Lycanthropy (album)

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Patrick wolf-Lycanthropy.jpg
Studio album by Patrick Wolf
Released July 28, 2003
Recorded 1994-2002
Genre Folk, pop, folktronica
Length 51:30
Label Tomlab
Producer Patrick Wolf
Patrick Wolf chronology
The Patrick Wolf EP
(2002)The Patrick Wolf EP2002
Wind in the Wires
(2005)Wind in the Wires2005

Lycanthropy is the first studio album by English-Irish singer-songwriter Patrick Wolf and was recorded over the eight years between 1994 and 2002. It was critically acclaimed at the time of its release, as was his next effort, Wind in the Wires.[1]

Track listing[edit]

  1. "Prelude" – 1:31
  2. "Wolf Song" – 3:28
  3. "Bloodbeat" – 3:51
  4. "To the Lighthouse" – 4:04
  5. "Pigeon Song" – 3:34
  6. "Don't Say No" – 4:02
  7. "The Childcatcher" – 4:30
  8. "Demolition" – 6:06
  9. "London" – 3:54
  10. "Paris" – 4:44
  11. "Peter Pan" – 1:53
  12. "Lycanthropy" – 4:10
  13. "A Boy Like Me" – 3:28
  14. "Epilogue" – 2:06


The album has more sampling and distortion than Wolf's subsequent albums. Also, the album features acoustic guitar on a number of the tracks, an instrument Patrick would practically abandon on his later albums in favour of the baritone ukulele. Although has now began playing guitar more with his live performances.

Lyrical content[edit]

Some of the songs have a connection to wolves or werewolves, although not all are immediately apparent. A number of the songs have dark or "mature" undertones, such as the song "The Childcatcher", which tells the story of a boy targeted by a paedophile, and "Lycanthropy", which examines gender dysphoria through abstract lyrics.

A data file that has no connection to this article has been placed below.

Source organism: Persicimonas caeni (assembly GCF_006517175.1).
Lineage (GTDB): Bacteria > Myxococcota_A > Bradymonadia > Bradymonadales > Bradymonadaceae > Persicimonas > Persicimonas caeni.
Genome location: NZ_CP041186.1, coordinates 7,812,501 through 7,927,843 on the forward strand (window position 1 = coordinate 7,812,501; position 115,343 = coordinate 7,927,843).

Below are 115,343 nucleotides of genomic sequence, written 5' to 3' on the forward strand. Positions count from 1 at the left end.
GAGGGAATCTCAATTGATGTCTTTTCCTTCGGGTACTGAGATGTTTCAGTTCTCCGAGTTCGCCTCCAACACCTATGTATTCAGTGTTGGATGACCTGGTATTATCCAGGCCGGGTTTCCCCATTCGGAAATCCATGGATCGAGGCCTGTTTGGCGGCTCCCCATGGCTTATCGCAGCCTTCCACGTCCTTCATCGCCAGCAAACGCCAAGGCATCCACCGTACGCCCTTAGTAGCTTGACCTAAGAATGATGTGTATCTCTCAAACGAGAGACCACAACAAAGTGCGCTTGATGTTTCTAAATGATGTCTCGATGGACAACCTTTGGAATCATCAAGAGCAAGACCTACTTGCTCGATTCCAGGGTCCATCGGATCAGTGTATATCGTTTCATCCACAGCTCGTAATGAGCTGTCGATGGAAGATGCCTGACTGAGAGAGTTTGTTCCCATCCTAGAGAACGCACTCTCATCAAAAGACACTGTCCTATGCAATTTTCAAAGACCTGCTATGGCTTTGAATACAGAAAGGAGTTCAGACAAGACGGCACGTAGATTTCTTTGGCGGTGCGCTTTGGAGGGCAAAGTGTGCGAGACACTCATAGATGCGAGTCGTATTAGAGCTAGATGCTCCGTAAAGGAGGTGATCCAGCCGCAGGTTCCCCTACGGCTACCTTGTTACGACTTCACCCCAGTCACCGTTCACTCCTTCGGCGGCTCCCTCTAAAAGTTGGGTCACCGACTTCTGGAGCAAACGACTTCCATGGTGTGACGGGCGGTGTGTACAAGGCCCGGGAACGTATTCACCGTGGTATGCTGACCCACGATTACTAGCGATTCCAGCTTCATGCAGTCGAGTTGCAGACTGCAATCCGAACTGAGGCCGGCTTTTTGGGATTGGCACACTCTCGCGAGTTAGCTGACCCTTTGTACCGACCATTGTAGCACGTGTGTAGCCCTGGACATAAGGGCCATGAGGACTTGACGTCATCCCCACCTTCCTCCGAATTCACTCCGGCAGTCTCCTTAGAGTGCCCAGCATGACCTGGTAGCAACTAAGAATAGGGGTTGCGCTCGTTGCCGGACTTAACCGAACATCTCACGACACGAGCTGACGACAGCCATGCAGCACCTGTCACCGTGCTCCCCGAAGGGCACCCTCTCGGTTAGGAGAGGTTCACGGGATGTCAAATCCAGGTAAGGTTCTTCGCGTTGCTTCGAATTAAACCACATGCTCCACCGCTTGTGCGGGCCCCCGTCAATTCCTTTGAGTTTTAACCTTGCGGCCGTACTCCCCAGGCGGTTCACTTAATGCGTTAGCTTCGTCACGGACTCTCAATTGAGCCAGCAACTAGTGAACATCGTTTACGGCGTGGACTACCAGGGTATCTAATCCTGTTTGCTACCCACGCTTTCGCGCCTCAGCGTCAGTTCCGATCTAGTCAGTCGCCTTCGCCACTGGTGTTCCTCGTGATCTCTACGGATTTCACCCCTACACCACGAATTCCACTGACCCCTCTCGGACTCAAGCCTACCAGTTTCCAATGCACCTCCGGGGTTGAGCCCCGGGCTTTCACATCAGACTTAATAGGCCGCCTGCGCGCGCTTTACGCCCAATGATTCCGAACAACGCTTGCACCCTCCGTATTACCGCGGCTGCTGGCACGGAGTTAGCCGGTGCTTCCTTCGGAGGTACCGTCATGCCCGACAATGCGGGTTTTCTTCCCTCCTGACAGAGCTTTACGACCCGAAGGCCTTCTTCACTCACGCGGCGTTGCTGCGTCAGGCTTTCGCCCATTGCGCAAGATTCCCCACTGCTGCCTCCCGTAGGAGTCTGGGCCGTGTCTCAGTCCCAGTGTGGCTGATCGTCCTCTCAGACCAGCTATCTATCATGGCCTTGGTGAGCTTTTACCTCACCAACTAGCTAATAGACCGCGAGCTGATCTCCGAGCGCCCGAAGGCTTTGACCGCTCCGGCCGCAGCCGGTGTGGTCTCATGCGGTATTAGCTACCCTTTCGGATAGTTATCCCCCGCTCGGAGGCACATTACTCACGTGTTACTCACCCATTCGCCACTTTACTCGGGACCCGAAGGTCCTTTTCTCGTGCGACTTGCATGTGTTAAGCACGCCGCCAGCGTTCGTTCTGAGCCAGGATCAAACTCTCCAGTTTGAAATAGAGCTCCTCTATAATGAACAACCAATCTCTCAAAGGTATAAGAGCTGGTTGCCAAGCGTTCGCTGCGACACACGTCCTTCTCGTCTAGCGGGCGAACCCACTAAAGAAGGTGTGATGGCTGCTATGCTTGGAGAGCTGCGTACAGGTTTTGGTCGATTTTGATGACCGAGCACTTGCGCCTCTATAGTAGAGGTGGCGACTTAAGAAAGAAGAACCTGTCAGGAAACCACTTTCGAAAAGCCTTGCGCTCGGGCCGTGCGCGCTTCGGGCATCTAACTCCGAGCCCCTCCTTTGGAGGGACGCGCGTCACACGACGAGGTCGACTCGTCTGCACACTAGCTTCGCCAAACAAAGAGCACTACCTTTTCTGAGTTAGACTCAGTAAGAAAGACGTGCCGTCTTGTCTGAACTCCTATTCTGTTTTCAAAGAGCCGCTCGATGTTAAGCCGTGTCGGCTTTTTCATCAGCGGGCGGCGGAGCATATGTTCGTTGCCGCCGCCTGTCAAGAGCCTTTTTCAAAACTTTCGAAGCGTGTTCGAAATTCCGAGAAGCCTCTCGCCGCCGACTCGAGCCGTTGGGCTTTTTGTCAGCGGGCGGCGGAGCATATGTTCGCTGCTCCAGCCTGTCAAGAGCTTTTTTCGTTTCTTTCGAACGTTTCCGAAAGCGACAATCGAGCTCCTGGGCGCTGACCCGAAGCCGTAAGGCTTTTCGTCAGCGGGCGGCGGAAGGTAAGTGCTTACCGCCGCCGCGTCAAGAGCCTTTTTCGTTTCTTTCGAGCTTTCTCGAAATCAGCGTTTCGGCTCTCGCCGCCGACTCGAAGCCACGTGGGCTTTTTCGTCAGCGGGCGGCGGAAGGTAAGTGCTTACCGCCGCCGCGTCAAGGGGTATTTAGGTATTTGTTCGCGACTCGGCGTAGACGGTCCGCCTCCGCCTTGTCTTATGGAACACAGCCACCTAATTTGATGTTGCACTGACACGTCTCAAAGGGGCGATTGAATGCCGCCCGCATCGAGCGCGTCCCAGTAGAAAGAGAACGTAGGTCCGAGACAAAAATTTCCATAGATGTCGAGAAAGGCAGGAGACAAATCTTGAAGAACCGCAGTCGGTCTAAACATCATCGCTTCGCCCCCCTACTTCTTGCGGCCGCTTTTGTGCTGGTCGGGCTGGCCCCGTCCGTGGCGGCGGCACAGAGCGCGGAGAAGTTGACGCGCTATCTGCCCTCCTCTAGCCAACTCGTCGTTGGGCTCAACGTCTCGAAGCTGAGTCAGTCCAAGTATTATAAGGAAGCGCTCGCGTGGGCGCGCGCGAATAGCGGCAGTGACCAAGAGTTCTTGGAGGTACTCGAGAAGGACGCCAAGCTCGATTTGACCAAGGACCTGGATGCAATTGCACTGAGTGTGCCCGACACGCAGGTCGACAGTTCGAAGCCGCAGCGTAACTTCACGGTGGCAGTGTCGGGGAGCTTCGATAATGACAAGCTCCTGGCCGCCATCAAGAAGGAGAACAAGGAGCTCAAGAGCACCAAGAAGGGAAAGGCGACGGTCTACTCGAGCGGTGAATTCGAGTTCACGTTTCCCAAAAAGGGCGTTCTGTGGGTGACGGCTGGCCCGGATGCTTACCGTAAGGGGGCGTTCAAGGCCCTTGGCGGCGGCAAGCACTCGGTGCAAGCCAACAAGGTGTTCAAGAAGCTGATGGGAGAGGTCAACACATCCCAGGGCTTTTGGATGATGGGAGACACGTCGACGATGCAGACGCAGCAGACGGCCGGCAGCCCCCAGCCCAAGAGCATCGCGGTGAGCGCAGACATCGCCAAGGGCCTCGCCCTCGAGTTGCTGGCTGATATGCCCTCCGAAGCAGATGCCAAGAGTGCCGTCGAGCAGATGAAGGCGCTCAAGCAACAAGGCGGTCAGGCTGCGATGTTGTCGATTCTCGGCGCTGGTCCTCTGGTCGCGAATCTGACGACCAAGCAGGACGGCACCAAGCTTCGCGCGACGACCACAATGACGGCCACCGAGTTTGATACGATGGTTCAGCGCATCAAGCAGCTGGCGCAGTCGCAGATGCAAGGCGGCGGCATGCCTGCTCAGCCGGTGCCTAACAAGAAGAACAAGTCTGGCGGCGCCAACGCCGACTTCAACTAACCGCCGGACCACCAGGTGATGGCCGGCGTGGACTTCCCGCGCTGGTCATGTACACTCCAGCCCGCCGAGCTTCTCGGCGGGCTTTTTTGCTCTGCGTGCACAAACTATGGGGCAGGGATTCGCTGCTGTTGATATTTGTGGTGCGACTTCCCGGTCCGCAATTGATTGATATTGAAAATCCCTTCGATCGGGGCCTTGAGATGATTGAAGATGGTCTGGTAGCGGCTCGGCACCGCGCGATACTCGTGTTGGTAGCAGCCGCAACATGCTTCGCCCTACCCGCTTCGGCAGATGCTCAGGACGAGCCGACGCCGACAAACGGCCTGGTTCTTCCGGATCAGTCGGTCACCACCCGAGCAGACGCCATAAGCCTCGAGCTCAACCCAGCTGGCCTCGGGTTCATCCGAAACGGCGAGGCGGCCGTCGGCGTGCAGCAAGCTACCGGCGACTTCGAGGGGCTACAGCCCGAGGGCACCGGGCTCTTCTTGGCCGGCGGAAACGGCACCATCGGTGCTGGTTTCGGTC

Professional ratings
Review scores
AllMusic4/5 stars[2]
PlayLouder4/5 stars[4]
Stylus MagazineB—[5]
Almost Cool Music Reviews8/10 stars[6]

The album was met with positive reviews. Kenyon Hopkin describes the debut as "relentlessly resourceful, never failing to reveal a new instrument."[2] Dan Lett of Pitchfork praises the album, describing it as "folk-pop musings in lush blankets of violin, viola, harp and harpsichord, and tricks out the mix with aggressive electronic textures."[3] Lett compliments Wolf's vocals and "A Boy Like Me" as a thoughtful pop songs "for the ubiquitous dissolute youth."[3] Although Lett praises much of the album overall, he notes that the only complaint against the album is its lack of subtlety, "as it's possessed by a heady, pubescent intoxication that can result in some indiscriminate vocalizing."[3] Nick Southall from Stylus Magazine offers the most critical evaluation of the album with tongue-in-cheek references to Wolf's canine inspiration, but describes the album in general as "Bizarre and whimsical and freakish and compelling in equal measure."[5] A reviewer at Almost Cool Music reviews offers a similar interpretation of the album, citing it as "both literary and pretentious," but also describes it as one of the best debuts.[6] DIY writer George Boorman called Lycanthropy an "arty album of folktronica".[7]


  1. ^ Monger, James Christopher. "Patrick Wolf". AllMusic. Retrieved April 5, 2006. 
  2. ^ a b Hopkin, Kenyon. "Lycanthropy – Patrick Wolf". AllMusic. Retrieved April 14, 2012. 
  3. ^ a b c d Lett, Dan (April 28, 2004). "Patrick Wolf: Lycanthrophy". Pitchfork. Retrieved April 14, 2012. 
  4. ^ PlayLouder review Archived November 18, 2006, at the Wayback Machine.
  5. ^ a b Southall, Nick (March 2, 2004). "Patrick Wolf – Lycanthropy – Review". Stylus Magazine. Retrieved April 14, 2012. 
  6. ^ a b "Patrick Wolf: Lycanthrophy". Almost Cool Music Reviews. Retrieved 15 April 2012. 
  7. ^ Boorman, George (23 June 2011). "Patrick Wolf – House". DIY. Retrieved 1 October 2016.